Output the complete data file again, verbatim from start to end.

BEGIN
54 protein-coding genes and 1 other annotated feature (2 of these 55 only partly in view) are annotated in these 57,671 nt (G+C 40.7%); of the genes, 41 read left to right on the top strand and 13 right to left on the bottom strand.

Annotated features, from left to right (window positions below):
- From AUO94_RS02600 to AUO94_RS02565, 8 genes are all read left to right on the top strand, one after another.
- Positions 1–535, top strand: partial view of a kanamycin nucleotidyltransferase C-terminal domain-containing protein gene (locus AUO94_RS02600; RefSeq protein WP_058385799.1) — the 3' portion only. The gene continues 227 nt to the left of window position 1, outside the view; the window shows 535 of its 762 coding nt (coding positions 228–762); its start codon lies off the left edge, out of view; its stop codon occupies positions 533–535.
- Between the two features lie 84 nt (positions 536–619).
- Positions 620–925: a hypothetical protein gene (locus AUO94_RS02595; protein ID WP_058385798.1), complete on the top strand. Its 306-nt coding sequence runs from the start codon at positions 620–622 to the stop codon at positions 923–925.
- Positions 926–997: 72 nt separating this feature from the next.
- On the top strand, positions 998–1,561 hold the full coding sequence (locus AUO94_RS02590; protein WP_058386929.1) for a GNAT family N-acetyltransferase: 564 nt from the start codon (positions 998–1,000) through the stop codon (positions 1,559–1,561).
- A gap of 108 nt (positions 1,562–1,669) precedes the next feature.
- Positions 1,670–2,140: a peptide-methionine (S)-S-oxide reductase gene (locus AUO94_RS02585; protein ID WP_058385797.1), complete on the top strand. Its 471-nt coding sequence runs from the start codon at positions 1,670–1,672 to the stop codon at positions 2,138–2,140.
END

54 protein-coding genes and 1 other annotated feature (2 of these 55 only partly in view) are annotated in these 57,671 nt (G+C 40.7%); of the genes, 41 read left to right on the top strand and 13 right to left on the bottom strand.

Annotated features, from left to right (window positions below):
- From AUO94_RS02600 to AUO94_RS02565, 8 genes are all read left to right on the top strand, one after another.
- Positions 1–535, top strand: partial view of a kanamycin nucleotidyltransferase C-terminal domain-containing protein gene (locus AUO94_RS02600; RefSeq protein WP_058385799.1) — the 3' portion only. The gene continues 227 nt to the left of window position 1, outside the view; the window shows 535 of its 762 coding nt (coding positions 228–762); its start codon lies off the left edge, out of view; its stop codon occupies positions 533–535.
- Between the two features lie 84 nt (positions 536–619).
- Positions 620–925: a hypothetical protein gene (locus AUO94_RS02595; protein ID WP_058385798.1), complete on the top strand. Its 306-nt coding sequence runs from the start codon at positions 620–622 to the stop codon at positions 923–925.
- Positions 926–997: 72 nt separating this feature from the next.
- On the top strand, positions 998–1,561 hold the full coding sequence (locus AUO94_RS02590; protein WP_058386929.1) for a GNAT family N-acetyltransferase: 564 nt from the start codon (positions 998–1,000) through the stop codon (positions 1,559–1,561).
- A gap of 108 nt (positions 1,562–1,669) precedes the next feature.
- Positions 1,670–2,140: a peptide-methionine (S)-S-oxide reductase gene (locus AUO94_RS02585; protein ID WP_058385797.1), complete on the top strand. Its 471-nt coding sequence runs from the start codon at positions 1,670–1,672 to the stop codon at positions 2,138–2,140.